Election Day is underway in the U.S. Tuesday in what stands to be an important midterm election year, and Facebook is doing its part to encourage users to vote, as well as keep them informed on where users are voting throughout the country.
Facebook told The New York Times’ Bits blog that every American who logs into the social network Tuesday — some 100 million users — will see the message pictured above atop their News Feeds, reminding them about Election Day, encouraging them to share the fact that they are voting, offering more information (such as polling place locations) and keeping a running tally of the number of users who have voted, including some examples of users’ friends.
During past election years, Facebook has experimented with its voting-related messaging, showing different messages to different users, but that is not the case this year, as vice president of global business communications Michael Buckley told Bits:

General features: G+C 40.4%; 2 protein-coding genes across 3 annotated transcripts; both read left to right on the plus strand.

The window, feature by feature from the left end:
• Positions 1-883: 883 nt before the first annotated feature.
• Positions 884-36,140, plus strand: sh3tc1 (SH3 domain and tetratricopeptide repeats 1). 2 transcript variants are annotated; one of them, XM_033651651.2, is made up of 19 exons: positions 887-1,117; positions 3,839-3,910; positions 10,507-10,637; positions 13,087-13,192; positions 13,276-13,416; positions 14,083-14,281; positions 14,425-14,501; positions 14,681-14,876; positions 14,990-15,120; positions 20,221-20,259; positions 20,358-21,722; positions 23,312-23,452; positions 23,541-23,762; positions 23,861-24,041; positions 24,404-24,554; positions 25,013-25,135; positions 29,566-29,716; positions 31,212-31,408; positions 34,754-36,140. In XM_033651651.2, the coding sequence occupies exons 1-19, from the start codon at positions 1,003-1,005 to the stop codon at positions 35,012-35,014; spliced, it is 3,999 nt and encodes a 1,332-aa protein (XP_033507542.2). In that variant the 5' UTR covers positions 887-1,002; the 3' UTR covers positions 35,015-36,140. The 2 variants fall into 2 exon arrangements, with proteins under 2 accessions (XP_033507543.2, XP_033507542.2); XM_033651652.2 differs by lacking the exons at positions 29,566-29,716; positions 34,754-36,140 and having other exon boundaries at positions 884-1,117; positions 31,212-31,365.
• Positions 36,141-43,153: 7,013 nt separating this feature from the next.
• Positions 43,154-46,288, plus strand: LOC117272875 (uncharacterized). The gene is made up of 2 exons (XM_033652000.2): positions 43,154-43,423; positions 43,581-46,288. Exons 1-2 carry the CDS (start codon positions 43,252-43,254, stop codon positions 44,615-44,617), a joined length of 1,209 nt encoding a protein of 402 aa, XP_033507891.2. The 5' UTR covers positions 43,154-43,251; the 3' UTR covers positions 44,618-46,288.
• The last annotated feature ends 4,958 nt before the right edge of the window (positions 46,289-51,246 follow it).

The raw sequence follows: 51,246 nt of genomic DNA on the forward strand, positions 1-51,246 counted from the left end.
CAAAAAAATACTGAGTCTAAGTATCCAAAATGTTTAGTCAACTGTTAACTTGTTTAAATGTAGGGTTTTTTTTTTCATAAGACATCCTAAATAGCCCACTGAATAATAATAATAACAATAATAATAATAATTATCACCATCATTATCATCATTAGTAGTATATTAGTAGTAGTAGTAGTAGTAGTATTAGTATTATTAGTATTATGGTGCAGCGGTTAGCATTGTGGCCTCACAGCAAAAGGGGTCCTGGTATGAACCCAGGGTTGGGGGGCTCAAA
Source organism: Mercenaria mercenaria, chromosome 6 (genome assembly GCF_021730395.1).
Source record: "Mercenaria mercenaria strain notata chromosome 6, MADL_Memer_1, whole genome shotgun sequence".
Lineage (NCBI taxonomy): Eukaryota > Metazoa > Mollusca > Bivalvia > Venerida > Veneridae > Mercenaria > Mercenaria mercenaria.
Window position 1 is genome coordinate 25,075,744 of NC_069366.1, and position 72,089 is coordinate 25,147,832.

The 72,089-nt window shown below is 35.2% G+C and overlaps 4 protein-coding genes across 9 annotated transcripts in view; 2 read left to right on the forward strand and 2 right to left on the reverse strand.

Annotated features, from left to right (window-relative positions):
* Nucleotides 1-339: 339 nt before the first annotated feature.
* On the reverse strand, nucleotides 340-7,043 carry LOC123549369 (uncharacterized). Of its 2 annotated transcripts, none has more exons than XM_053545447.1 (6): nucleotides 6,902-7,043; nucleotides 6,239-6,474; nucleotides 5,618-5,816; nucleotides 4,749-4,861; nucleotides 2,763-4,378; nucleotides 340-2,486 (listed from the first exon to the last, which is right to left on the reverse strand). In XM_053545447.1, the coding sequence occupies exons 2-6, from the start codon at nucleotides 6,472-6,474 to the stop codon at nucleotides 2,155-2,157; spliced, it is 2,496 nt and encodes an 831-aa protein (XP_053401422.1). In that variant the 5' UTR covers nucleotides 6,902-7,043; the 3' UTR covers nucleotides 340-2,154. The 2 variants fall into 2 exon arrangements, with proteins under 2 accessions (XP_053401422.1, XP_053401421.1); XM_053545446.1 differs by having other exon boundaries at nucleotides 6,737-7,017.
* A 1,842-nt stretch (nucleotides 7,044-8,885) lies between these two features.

We have learned over the past few years that people are more likely to vote when they are reminded on Facebook and they see that their friends have voted. Our effort is neutral — while we encourage any and all candidates, groups and voters to use our platform to engage on the elections, we as a company have not used our products in a way that attempts to influence how people vote.
Facebook is also updating its Voting Across the Nation page with real-time data on where its users are voting. The page description reads:
This map represents people who shared with their friends on Facebook that they’re voting in the 2014 U.S. election. The information displayed here has been aggregated, and personal information like names has been removed. The shade of the map corresponds to the total amount of people who have shared that they’re voting, while the size of each burst represents sharing activity right now.
Share that you’re voting in the U.S. election and find out where to vote.
Readers: Have you used any of Facebook’s election-related features?